Lastly, in the story, we have the elder son.  He chose to remain angry.  What happened to him that would justify his anger?  He received his inheritance. At that time, he would have actually received TWICE what the younger son received.  Everything the Father had was his.  On top of that, his younger brother had returned home safely. So why was he so angry?  Because in his own mind, the brother received something he didn’t think he should have received.  He didn’t think this was fair.  He responded with anger.  Out of the three characters in the story, he may have had the least reason to be angry.  What harm would there be if the elder son chose to welcome his brother like his father?  None.  Sadly, he was too righteous to let his brother get away with something like that!

The second point: anger is a barrier, a barrier that blocks us from entering the banquet and receiving the Father’s love.  When a person harbors anger inside, it is like a lock has been placed on one side of a door. On the other side is God’s mercy and love. We hold the key. The nearby picture was taken from the Appalachian Trail and portrays a similar view of anger. The barbed wire in the foreground (anger) prevents a person from entering the fertial valley and the lofty mountains beyond.

Note that everyone in the village came to celebrate the return of the younger son – everyone except his angry brother.  His self-righteous anger acted as a barrier, blocking him from receiving all that the Father has to offer:  love, forgiveness, reconciliation.  In his anger, he remained outside the wide embrace of the father.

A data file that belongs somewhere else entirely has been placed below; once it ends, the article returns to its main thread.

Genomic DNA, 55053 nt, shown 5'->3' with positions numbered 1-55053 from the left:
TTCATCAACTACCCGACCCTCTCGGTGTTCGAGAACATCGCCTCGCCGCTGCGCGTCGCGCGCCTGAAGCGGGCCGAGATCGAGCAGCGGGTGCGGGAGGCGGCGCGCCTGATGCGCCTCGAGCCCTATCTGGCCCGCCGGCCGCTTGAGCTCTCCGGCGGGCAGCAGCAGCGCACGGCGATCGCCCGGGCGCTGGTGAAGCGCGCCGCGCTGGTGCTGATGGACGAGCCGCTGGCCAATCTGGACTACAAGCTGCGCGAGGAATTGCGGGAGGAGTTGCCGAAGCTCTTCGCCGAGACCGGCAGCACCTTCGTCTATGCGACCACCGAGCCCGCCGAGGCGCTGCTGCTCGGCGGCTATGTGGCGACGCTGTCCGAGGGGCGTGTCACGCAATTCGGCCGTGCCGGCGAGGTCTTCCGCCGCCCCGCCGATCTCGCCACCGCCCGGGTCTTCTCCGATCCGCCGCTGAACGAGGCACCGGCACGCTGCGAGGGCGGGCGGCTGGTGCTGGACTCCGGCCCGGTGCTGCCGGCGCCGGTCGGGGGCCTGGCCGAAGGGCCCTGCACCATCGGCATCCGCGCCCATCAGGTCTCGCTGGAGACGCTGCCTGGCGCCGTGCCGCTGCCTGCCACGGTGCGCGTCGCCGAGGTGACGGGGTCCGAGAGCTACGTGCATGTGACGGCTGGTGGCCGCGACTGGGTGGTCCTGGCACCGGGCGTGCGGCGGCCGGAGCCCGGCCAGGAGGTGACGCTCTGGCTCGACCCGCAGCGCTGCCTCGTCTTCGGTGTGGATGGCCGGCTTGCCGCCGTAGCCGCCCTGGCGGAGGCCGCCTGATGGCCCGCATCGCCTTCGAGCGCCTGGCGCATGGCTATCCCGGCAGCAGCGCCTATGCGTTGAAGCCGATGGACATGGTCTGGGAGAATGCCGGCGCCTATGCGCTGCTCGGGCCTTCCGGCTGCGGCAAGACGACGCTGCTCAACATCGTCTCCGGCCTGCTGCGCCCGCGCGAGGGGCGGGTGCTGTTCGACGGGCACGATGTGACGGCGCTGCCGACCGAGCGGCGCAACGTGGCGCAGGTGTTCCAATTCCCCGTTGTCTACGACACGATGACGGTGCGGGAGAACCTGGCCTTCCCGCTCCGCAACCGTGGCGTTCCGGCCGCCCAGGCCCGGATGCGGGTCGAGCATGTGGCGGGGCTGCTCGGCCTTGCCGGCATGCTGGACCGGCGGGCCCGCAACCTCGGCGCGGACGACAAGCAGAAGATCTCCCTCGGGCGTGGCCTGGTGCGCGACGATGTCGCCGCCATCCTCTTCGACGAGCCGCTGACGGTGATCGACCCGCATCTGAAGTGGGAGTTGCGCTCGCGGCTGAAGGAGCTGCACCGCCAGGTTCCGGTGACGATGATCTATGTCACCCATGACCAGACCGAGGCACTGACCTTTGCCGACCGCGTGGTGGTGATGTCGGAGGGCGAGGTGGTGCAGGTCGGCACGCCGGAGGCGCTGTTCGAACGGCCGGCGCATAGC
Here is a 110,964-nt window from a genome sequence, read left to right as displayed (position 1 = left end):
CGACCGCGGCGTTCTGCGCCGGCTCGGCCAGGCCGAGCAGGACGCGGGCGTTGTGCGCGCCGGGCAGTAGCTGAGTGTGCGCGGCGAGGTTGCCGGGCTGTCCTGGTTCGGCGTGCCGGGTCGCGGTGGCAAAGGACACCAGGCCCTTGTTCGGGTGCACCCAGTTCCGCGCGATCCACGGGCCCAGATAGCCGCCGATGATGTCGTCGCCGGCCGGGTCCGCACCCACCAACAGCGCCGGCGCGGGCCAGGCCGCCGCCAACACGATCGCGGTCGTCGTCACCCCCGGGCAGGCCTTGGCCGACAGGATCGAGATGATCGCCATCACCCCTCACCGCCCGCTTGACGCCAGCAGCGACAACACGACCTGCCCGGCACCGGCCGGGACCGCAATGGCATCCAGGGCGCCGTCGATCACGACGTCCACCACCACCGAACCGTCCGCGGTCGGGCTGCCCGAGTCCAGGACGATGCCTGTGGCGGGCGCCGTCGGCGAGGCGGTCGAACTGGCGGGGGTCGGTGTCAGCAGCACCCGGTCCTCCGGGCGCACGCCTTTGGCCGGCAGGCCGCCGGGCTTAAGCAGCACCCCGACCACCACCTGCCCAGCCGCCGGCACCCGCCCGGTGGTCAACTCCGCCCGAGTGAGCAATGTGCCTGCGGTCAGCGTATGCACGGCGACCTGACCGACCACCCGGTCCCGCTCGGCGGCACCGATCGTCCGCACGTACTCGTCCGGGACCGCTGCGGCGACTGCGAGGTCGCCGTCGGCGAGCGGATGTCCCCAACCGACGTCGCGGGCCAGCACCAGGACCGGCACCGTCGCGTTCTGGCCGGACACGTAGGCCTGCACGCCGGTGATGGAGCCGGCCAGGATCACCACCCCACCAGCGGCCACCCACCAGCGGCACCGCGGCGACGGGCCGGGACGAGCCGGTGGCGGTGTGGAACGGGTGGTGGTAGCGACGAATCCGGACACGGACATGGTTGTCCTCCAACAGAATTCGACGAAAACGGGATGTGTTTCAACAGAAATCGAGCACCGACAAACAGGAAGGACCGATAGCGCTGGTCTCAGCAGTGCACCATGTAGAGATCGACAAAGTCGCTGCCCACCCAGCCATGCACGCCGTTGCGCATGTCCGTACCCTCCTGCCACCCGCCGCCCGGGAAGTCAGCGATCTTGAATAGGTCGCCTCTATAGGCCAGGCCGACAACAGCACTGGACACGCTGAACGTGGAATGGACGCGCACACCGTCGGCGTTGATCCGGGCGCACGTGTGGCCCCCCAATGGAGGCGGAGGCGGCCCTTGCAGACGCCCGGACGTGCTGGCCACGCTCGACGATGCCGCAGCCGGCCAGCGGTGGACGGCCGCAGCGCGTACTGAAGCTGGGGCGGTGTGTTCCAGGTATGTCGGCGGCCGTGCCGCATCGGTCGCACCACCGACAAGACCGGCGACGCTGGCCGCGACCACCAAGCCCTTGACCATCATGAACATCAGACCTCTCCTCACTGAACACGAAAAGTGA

The question for you and for you me:  Where do you stand in this scene?  Does your anger keep you outside of the wide embrace of our heavenly Father?  Are you holding onto a grudge?  Feeling unappreciated?  Mad because life is unfair?  Nurturing a hurt from a long time ago?     

If so, make it your choice to find an alternative to getting angry.  Identify what is “pushing your buttons” and do something about it.  Maybe gently and lovingly let others know how you feel. Or if that’s not possible, vent your angry energy in a healthy way. Take a brisk, foot-stomping walk. Or write a letter then burn it and imagine your anger rising up with the smoke.  Or imagine you are the other person and ask yourself how you would like to be treated in this situation.  In the heat of the moment, calm yourself – count to ten, say a “Hail Mary”, imagine a serene image, or when deciding to act on your anger imagine Jesus is at your side.  These are just a few alternatives you can choose instead of getting angry.  You can probably think of some others.   The most important point is for you and I is to release those feelings that come between us and the love of our heavenly Father. 

Lent is a time of reconciliation.  Lent is a time to return to the Father, enjoy his wide embrace and enter into his salvation feast.  But we cannot enter this celebration if a part of us is angry.  If you are bitter, resentful, and angry, it’s time to let these feeling go.  The Father has a celebration planned for you.  You can accept his invitation, or you stand like the elder son on the outside and watch.